600+ allegedly counterfeit Louis Vuitton (LV) goods seized in The Philippines

29 March 2021

600+ allegedly counterfeit Louis Vuitton (LV) goods seized in The Philippines

Reports filed at the Intellectual Property Office of the Philippines (IPOPHL) have led to the recent seizure of over 600 allegedly counterfeit Louis Vuitton (LV) goods sold by the Direk Paul’s Classroom Facebook page––a seizure operation that went viral online as it took place in the middle of a live selling event with hundreds of viewers.

“The seizure is testament to what a report at our Intellectual Property (IP) Rights Enforcement Office (IEO) can do in driving dishonest sellers and unfair competitors out of the market. It also shows the importance of citizens’ and IP right holders’

active participation in our fight against counterfeiting and piracy,” IEO Officer-in-Charge Director Ann N. Edillon said.

She encouraged the public, especially IP right holders and consumer-victims, to immediately report counterfeit or piracy crimes to the IEO, either via e-mail or through its Facebook page.

The seizure of the LV goods was conducted by the National Bureau of Investigation (NBI) at the violator’s residence in Quezon City. The NBI hauled 465 bags, 115 wallets, 20 pouches, nine passport holders and two caps, all bearing counterfeited marks of LV.

The NBI has yet to finalize the value of the goods initially estimated at around $1.8 million or P87.5 million.

The LV products, which are marketed as second-hand but still can reach up to P10,000 for a bag, are posted for sale with a payment-first-before-delivery policy and a warning that “authenticity [is] not guaranteed.”

The raid stemmed from two reports IEO received in December 2020 and January 2021 against Direk Paul’s. The reports were from customers complaining over the excessively low quality but highly priced products it was selling on Facebook. 

One of the reports read: “Ang low quality ng pinadala pero sa live selling mukhang original [The product they delivered was low-quality but it looked original during the live selling].”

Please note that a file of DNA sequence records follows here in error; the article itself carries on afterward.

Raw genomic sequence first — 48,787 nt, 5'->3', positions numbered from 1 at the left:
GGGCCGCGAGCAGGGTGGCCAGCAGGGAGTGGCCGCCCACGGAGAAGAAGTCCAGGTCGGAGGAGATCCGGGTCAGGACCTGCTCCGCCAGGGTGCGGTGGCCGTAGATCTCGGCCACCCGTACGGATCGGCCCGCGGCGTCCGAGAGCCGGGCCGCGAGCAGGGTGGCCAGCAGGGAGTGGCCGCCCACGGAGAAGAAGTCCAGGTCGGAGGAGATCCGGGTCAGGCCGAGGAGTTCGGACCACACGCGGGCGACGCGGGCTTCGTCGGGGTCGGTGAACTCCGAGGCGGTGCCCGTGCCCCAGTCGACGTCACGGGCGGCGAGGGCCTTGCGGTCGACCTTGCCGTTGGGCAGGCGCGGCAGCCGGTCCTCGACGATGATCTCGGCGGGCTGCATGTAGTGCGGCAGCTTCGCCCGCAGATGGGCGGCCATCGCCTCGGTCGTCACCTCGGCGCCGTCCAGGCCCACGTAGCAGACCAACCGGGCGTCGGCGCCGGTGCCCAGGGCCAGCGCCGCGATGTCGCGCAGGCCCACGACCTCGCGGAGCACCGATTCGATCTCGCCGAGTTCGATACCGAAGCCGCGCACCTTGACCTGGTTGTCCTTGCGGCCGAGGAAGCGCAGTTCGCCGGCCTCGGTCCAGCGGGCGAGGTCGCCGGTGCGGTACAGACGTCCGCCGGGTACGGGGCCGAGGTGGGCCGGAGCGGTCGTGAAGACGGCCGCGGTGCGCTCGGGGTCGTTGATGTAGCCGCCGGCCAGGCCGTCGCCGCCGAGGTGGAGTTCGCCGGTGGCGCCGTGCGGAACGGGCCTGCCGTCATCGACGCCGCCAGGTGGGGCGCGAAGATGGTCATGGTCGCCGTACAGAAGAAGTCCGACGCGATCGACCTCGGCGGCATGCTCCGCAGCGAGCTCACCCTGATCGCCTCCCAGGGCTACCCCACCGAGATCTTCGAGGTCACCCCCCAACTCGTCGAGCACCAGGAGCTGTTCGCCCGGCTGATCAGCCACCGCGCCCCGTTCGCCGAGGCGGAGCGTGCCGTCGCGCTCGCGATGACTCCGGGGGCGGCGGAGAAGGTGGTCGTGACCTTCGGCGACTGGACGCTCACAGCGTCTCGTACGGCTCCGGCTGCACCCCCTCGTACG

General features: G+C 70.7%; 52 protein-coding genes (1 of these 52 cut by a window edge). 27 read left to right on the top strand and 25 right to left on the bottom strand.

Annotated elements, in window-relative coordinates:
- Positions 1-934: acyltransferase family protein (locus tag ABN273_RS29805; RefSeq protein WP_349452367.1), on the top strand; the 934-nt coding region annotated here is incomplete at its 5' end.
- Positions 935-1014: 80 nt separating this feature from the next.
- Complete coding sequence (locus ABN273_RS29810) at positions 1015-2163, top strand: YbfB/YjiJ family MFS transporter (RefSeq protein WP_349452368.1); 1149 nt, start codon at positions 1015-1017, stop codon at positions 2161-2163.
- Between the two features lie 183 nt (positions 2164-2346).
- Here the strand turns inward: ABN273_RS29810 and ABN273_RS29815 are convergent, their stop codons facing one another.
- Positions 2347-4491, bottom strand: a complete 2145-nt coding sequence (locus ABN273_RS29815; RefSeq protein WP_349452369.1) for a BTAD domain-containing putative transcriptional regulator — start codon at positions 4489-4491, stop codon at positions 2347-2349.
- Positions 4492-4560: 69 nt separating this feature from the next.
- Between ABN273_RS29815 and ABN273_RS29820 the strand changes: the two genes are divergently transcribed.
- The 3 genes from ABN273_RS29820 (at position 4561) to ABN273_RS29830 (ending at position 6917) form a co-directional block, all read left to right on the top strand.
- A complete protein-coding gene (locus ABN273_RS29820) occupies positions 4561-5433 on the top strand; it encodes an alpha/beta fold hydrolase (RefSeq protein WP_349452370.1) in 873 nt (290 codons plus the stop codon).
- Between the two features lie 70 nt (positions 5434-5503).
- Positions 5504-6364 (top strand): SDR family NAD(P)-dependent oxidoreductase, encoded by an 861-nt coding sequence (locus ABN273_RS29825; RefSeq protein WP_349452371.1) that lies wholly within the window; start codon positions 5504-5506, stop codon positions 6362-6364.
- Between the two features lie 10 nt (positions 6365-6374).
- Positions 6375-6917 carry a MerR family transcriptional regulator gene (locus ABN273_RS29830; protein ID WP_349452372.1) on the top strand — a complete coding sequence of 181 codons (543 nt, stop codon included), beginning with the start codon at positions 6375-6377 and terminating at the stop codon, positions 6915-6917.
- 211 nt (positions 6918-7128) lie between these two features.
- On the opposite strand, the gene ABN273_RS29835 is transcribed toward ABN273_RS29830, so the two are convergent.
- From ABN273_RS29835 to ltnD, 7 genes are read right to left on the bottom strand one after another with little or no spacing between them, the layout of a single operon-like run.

The IEO elevated the reports to the Asia Pacific Office of Paris-based LV Malletier which in turn coordinated with their local units to file a complaint before the NBI to initiate the seizure.

Before the raid, the Direk Paul’s page had 21,867 followers and was holding 10 live selling events per week.


Changing buying behavior toward counterfeits

“This case left us very confused and troubled, particularly by how much people are willing to spend for products without ensuring their authenticity. Meanwhile, there are those who find nothing wrong with buying so-called “Class A” products, which may be very similar to the original but are still essentially fakes. In the end, many have regretted not getting their money’s worth so let this be another lesson to all to be more cautious and stop supporting fakes,” IPOPHL Director General Rowel S. Barba said.

Barba emphasized the need “to turn consumer preference away from cheap fakes, lest this attitude is carried out when purchasing other products like medicines which can have life-threatening consequences.”

“A massive nationwide drive is really critical,” he added, noting that the National Committee on Intellectual Property Rights (NCIPR)––which IPOPHL leads as acting chair––will be augmenting its campaign to convert consumers into buying only original products while also boosting its anti-counterfeiting and anti-piracy awareness program in light of the surge of complaints and reports at the IEO in 2020.


Helping buyers spot fakes

Meanwhile, Deputy Director General Teodoro C. Pascua urged brand owners to protect their IP assets by launching their information drives to discourage counterfeit buying and help their customers better identify fakes.

“The customers should know how to scrutinize labels, packaging and contents. Right holders can best share this information, hence, they must constantly equip their customers with these tips and remind them to be always vigilant when shopping,” Pascua added.

Aside from civil and administrative sanctions provided by existing laws, persons found guilty of committing infringement of trademarks may be penalized with imprisonment of up to five years and a fine of up to P200,000, according to Pascua.

“Efforts to increase these penalties are now being considered by Congress under the bill to amend the IP Code,” he added.

According to the latest NCIPR data, there were 33 IP right violators convicted in 2019, a surge from only two convictions in the previous year.


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